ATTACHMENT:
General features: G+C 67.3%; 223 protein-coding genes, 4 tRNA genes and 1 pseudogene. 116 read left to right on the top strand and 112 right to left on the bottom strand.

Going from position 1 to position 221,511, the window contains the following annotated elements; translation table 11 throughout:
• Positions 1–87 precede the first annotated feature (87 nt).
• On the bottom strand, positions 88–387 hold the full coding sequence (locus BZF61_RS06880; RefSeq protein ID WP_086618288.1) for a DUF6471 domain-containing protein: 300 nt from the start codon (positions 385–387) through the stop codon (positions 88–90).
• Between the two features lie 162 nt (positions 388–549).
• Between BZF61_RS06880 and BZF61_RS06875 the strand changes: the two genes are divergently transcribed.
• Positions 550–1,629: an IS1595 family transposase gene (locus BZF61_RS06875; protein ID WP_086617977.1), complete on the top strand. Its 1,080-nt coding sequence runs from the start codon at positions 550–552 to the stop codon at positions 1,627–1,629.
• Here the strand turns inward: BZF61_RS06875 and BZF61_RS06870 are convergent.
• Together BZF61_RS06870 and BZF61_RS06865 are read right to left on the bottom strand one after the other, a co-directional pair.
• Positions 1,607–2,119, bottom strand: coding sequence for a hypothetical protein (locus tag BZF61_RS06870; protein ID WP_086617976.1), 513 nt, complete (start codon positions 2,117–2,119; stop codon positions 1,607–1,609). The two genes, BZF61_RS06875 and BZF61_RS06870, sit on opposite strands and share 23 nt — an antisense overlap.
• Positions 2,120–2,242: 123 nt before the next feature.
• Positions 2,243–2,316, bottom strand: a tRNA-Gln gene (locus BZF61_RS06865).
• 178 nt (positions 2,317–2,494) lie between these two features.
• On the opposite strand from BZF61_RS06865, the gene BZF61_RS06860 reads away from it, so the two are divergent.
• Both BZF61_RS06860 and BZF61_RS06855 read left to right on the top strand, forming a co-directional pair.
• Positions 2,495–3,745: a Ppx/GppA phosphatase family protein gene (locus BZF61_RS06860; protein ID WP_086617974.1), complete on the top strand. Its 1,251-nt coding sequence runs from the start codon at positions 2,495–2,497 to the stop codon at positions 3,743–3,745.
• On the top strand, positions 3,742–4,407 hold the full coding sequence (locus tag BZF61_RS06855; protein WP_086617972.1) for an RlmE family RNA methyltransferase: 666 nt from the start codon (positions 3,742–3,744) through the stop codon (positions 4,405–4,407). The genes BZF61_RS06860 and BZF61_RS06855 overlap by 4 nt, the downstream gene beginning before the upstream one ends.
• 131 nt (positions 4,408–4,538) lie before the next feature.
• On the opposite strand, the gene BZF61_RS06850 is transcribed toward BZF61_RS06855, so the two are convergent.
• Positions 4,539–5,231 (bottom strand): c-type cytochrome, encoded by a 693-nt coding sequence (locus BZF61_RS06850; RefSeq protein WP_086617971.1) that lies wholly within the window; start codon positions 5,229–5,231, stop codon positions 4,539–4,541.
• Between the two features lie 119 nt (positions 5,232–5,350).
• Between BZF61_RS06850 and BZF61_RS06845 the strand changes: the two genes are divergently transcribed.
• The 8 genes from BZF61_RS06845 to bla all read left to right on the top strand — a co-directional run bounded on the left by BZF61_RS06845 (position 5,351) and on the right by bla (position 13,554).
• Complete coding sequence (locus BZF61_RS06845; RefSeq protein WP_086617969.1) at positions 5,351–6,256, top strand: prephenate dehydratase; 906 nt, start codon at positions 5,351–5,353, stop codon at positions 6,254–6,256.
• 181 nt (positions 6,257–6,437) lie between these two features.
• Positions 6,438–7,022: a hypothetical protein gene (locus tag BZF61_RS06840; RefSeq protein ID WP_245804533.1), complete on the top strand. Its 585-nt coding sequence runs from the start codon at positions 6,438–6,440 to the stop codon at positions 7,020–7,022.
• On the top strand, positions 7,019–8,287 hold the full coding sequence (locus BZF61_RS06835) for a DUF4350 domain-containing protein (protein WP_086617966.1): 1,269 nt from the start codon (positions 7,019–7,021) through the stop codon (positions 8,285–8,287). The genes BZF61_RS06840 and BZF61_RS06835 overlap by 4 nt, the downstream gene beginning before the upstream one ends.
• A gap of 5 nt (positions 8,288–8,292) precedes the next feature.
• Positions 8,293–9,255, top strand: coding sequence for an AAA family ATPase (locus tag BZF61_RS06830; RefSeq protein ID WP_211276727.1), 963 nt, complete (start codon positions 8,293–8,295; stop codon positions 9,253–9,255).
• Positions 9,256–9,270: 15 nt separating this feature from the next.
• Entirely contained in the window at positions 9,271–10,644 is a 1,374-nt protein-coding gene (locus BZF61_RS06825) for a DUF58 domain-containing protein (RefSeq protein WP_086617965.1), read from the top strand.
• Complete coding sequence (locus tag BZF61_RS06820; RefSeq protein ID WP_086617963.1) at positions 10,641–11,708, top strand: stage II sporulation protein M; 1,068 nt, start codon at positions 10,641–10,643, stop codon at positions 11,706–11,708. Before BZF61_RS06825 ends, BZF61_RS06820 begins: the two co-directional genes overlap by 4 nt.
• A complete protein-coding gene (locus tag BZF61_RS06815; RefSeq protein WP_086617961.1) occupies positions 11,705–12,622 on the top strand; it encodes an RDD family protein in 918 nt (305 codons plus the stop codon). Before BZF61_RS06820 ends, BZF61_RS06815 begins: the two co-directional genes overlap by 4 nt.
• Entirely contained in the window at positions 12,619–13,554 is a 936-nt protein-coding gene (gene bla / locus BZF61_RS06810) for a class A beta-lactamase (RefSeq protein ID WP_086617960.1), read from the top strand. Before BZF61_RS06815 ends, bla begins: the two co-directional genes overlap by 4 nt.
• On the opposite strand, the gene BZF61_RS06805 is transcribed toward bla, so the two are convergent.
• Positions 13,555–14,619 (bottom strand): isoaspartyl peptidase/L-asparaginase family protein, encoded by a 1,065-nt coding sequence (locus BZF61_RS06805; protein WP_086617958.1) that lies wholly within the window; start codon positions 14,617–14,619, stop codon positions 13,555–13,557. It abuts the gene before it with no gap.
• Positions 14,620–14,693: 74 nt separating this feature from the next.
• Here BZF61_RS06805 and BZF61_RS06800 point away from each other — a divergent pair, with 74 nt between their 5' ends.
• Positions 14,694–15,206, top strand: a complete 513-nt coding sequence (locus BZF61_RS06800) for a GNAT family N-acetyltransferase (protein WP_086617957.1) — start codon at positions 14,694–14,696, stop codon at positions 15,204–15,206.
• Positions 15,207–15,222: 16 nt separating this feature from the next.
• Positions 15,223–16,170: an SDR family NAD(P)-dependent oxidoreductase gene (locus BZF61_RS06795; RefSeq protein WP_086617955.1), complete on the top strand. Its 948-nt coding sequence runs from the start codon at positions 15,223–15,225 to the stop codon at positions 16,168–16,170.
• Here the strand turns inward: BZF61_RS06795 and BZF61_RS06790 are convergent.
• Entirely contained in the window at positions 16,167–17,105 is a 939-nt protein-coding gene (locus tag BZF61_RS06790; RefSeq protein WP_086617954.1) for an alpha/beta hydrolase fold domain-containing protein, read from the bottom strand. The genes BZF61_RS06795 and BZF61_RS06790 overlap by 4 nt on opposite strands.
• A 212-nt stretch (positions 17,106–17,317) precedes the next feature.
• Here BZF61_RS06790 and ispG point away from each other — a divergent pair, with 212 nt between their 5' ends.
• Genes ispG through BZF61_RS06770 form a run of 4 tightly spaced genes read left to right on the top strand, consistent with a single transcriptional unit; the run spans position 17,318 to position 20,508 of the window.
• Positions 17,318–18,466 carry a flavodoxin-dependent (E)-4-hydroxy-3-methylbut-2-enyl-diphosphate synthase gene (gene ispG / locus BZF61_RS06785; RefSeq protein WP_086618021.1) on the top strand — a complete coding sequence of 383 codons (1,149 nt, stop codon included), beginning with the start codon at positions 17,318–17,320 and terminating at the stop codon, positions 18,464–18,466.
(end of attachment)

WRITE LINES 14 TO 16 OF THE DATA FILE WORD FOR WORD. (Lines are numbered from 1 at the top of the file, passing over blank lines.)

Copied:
• On the opposite strand from BZF61_RS06865, the gene BZF61_RS06860 reads away from it, so the two are divergent.
• Both BZF61_RS06860 and BZF61_RS06855 read left to right on the top strand, forming a co-directional pair.
• Positions 2,495–3,745: a Ppx/GppA phosphatase family protein gene (locus BZF61_RS06860; protein ID WP_086617974.1), complete on the top strand. Its 1,251-nt coding sequence runs from the start codon at positions 2,495–2,497 to the stop codon at positions 3,743–3,745.